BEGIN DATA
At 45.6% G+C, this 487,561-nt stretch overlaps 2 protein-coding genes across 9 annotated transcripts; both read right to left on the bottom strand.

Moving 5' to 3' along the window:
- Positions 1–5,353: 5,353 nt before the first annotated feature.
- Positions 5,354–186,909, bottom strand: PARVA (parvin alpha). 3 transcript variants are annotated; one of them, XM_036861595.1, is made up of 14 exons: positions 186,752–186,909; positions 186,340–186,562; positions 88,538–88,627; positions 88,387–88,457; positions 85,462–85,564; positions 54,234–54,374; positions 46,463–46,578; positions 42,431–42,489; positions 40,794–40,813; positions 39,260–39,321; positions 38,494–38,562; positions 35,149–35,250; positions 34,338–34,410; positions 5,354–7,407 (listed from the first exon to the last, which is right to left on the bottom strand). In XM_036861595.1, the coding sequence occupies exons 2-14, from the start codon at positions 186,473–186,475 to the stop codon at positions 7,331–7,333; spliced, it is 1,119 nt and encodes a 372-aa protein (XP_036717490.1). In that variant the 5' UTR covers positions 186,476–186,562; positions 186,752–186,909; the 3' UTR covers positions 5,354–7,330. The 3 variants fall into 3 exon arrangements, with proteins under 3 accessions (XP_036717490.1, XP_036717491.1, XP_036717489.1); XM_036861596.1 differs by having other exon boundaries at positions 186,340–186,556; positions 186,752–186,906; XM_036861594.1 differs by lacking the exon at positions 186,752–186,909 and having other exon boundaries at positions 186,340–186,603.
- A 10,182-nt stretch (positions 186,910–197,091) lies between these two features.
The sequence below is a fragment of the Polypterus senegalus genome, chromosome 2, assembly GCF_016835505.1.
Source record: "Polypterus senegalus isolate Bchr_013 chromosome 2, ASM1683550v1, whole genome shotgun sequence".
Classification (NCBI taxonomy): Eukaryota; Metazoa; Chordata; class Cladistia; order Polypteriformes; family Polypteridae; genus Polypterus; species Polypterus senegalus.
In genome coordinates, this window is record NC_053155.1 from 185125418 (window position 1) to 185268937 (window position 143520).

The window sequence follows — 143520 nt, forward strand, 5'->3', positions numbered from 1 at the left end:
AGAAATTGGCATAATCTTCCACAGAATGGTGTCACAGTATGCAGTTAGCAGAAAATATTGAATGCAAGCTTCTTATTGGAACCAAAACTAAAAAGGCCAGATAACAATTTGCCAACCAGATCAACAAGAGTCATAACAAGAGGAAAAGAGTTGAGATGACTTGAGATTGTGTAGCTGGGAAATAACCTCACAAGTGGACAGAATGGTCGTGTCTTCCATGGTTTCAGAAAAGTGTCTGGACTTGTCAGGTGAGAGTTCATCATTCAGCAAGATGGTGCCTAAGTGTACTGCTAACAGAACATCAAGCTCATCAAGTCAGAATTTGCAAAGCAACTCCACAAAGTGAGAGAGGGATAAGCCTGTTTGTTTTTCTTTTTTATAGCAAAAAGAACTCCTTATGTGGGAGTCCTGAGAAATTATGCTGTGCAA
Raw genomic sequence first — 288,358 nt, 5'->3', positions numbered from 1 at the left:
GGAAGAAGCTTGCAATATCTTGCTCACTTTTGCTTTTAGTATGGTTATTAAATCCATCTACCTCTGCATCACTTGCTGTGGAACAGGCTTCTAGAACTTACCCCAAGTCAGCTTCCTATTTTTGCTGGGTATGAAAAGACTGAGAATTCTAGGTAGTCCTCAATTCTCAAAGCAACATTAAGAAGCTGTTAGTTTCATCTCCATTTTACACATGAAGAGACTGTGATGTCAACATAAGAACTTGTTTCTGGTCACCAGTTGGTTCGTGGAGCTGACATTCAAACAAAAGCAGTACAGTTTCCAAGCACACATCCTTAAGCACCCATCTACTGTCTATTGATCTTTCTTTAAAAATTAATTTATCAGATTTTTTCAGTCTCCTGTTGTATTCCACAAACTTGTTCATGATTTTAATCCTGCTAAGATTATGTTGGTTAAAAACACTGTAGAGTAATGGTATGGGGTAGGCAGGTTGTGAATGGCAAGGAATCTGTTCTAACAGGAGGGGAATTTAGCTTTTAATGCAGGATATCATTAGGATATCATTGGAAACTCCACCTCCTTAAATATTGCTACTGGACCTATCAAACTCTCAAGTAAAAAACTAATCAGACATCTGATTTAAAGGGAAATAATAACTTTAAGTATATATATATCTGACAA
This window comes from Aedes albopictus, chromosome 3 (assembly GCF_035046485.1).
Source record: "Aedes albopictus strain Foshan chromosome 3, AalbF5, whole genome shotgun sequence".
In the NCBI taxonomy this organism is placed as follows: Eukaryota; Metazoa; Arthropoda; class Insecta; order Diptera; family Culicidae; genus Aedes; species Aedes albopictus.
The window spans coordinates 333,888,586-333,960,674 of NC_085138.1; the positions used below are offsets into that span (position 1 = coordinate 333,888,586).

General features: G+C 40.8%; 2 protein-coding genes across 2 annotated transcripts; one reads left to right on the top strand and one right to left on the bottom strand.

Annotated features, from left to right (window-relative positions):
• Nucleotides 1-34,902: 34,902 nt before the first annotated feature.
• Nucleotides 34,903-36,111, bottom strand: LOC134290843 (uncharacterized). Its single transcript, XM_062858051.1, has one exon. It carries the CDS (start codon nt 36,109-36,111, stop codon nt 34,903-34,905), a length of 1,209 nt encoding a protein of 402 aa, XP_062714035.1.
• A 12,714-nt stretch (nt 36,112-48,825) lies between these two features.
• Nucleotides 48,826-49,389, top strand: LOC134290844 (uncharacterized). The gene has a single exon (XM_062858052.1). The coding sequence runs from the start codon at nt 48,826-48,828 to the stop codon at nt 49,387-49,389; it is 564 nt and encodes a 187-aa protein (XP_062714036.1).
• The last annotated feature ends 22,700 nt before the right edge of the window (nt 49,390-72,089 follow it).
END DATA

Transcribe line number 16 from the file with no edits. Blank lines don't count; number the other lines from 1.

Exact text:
In the NCBI taxonomy this organism is placed as follows: Eukaryota; Metazoa; Arthropoda; class Insecta; order Diptera; family Culicidae; genus Aedes; species Aedes albopictus.